Infant Somatic Dysfunction and Breastfeeding LATCH Assessments following Osteopathic Manipulative Treatment




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Importance: Breastmilk is known to be beneficial for newborns but challenges with latching can provide a significant barrier for breastfeeding. Such challenges may possibly stem from biomechanical and neurological restrictions inhibiting proper latching and sucking in infants. Osteopathic Manipulative Treatment (OMT) may address somatic dysfunctions associated with these restrictions and improve breastfeeding outcomes.

Objective: To evaluate changes in infant somatic dysfunctions after a single OMT treatment and assess correlation with changes in latching using the LATCH assessment tool.


OMT was performed on 40 participants seen at the For Babies’ Sake clinic in Fort Worth, Texas between October 2022-July 2023. Eligible patients under 6 months old met at least one of the following criteria: feeding difficulty, ankyloglossia, or difficulty maintaining weight. Exclusion criteria included neurologic conditions, cleft lip or palate, lingual frenectomy within 72 hours of visit, hospital admission, and any conditions in which OMT would be contraindicated.

Intervention: During two visits 1 week apart, an Osteopathic physician assessed participants’ somatic dysfunctions in the following regions: OA/condyles, occiput and OM, frontal bones, nasion, maxilla/premaxilla, zygomas/TMJ/temporals, tongue/pterygoids, anterior cervical muscles/hyoid, trunk/viscera, ribs/mediastinum, sacrum, pelvis, hips, knees, and navicular regions. Somatic dysfunctions were rated as 0=no somatic dysfunction, 1=mild, 2=moderate, 3=severe, marked or resistant. Somatic dysfunctions were addressed with treatments including: myofascial release, balanced ligamentous tension, balanced membranous tension, osteopathic cranial manipulative medicine, or vibratory treatment by percussion hammer. Parents completed a standardized LATCH assessment during visits 1 and 2, and responded to a LATCH questionnaire after visit 2. The LATCH questionnaire was shown to be a validated measure of latch, audible swallowing, nipple type, comfort, and hold and results in scores of 0-10, with higher scores indicating better breastfeeding outcomes.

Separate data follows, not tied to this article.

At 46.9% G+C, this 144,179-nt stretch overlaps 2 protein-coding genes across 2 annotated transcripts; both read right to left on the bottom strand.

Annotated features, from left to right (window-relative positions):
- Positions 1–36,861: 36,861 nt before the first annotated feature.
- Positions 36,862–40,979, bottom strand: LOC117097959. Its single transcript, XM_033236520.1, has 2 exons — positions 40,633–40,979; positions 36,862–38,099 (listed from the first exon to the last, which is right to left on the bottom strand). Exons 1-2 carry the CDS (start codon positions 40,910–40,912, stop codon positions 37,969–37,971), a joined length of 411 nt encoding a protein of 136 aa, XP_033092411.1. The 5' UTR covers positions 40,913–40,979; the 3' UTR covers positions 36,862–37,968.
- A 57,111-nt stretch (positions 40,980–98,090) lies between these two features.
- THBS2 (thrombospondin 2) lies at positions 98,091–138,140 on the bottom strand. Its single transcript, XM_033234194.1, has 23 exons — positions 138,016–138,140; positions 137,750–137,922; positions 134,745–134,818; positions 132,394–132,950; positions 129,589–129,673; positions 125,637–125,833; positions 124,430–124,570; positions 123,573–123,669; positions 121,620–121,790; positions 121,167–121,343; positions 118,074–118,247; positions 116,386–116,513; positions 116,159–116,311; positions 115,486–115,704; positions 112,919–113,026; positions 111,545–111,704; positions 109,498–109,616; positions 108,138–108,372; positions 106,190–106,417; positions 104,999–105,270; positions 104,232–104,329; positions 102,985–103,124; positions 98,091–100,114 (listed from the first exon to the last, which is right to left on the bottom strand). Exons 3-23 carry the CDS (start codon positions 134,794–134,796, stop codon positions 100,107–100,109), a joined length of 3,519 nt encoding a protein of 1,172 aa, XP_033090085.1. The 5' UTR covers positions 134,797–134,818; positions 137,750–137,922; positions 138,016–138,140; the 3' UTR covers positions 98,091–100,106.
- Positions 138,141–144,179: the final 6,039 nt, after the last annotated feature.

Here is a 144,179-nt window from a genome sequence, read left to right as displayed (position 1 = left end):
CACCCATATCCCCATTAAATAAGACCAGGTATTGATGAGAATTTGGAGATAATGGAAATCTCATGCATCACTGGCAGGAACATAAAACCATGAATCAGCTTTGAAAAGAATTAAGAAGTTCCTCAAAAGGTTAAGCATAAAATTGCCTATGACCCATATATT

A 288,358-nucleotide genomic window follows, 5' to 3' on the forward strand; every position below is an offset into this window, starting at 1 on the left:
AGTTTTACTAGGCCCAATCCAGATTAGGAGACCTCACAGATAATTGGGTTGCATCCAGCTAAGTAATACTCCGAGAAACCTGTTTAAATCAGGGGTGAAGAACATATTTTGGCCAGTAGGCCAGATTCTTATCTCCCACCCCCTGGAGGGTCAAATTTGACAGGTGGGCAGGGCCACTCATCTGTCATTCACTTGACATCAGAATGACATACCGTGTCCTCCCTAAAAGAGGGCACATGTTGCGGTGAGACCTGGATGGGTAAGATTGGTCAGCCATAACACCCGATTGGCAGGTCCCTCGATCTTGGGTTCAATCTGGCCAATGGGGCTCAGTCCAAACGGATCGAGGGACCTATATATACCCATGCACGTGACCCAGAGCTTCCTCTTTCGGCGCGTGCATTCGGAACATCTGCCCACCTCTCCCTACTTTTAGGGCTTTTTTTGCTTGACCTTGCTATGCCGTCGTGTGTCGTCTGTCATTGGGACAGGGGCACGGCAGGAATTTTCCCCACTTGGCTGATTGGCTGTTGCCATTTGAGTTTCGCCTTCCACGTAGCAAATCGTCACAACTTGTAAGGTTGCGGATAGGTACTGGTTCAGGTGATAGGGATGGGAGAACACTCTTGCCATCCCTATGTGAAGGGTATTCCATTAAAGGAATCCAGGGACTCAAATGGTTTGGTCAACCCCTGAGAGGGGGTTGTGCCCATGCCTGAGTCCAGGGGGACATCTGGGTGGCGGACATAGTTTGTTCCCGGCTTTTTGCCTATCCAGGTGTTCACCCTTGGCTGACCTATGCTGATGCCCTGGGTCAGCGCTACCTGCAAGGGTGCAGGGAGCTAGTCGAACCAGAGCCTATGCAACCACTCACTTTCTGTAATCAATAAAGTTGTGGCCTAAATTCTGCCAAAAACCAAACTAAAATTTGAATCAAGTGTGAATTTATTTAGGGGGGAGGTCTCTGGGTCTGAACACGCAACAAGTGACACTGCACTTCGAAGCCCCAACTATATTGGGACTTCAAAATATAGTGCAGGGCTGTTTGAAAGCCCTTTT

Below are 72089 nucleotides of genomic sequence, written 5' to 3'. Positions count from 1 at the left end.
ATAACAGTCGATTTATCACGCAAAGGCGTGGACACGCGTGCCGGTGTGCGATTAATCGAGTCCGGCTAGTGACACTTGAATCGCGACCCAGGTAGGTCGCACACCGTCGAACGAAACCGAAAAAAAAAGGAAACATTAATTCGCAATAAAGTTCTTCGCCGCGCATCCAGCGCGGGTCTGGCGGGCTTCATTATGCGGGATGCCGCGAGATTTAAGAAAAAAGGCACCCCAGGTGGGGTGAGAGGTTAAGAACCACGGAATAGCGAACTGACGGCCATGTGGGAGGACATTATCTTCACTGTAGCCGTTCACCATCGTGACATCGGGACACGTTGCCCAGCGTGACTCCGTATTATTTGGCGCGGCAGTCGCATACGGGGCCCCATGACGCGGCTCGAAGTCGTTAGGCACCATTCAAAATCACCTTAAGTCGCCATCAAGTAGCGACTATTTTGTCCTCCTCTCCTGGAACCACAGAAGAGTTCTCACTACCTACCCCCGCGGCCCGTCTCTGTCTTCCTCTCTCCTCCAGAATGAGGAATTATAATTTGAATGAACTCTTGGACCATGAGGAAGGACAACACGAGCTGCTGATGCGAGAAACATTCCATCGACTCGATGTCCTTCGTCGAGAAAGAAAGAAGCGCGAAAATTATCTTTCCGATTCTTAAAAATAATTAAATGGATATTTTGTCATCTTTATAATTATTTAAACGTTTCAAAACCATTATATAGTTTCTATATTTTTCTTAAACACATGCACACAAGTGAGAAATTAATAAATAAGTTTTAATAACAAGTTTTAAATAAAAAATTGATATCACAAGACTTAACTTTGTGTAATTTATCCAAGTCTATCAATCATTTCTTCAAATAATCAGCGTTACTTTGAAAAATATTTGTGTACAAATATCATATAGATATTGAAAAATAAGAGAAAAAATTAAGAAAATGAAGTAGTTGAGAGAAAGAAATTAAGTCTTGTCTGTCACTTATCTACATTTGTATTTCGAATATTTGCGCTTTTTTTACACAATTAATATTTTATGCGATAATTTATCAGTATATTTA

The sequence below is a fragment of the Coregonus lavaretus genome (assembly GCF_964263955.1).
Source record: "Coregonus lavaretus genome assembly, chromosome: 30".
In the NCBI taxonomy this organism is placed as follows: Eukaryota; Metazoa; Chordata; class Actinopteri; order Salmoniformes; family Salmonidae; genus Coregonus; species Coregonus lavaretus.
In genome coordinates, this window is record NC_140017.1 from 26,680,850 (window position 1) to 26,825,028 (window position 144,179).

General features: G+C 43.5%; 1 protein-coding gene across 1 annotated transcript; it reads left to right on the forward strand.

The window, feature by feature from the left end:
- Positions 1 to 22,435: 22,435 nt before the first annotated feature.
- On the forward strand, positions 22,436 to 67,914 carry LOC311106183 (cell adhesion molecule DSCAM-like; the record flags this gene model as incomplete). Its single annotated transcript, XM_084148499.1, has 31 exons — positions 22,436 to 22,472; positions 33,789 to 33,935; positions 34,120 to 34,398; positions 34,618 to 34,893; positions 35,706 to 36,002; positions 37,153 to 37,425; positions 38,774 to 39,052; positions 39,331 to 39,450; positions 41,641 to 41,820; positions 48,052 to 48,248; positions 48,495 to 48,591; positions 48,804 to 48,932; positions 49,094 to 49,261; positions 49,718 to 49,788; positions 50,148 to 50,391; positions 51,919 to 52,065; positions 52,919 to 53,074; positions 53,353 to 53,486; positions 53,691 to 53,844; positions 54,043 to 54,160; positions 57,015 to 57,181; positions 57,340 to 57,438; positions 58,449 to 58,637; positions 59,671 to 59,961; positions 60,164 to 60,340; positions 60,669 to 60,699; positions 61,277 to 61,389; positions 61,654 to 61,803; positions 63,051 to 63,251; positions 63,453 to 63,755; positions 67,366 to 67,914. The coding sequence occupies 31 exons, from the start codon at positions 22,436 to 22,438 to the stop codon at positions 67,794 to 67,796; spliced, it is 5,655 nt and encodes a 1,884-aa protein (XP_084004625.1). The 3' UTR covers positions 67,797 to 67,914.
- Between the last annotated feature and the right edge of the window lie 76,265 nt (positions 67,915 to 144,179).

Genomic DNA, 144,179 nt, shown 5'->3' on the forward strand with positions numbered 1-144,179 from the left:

Main Outcomes and Measures: Rated somatic dysfunctions were compared between visit 1 and 2 to assess for statistically significant improvement. Changes in somatic dysfunction and LATCH scores were also assessed for correlation using t-tests.


Mean age was 7.14 weeks (standard deviation=4.44). The following regions showed significant reduction in somatic dysfunction (p<.05) from visits 1 to 2, with mean change values shown here: OA/Condyles: -.75, Tongue/Pterygoids: -0.58, Trunk/viscera: -0.50, and Navicular: -0.38. The mean sum of all somatic dysfunctions was also significantly reduced by 4.15 between visit 1 and 2 (p<.01). The sacrum region was related to LATCH score change, with lower sacrum improvement across visits negatively correlated to more improvement LATCH scores from visits 1-3 (p<.01) and visits 2-3 (p<.05).


These results suggest that a single osteopathic treatment may reduce somatic dysfunction in newborns in multiple body regions. The connection of somatic dysfunctions and LATCH scores needs further research. Though helpful for assessing latch quality, the LATCH assessment does not assess actual infant milk intake or weight gain. Future studies could compare weight gain between OMT treated infants and a control group. It would also be beneficial to replicate this study with additional Osteopathic physicians to determine if improved somatic dysfunction results are repeatable between physicians.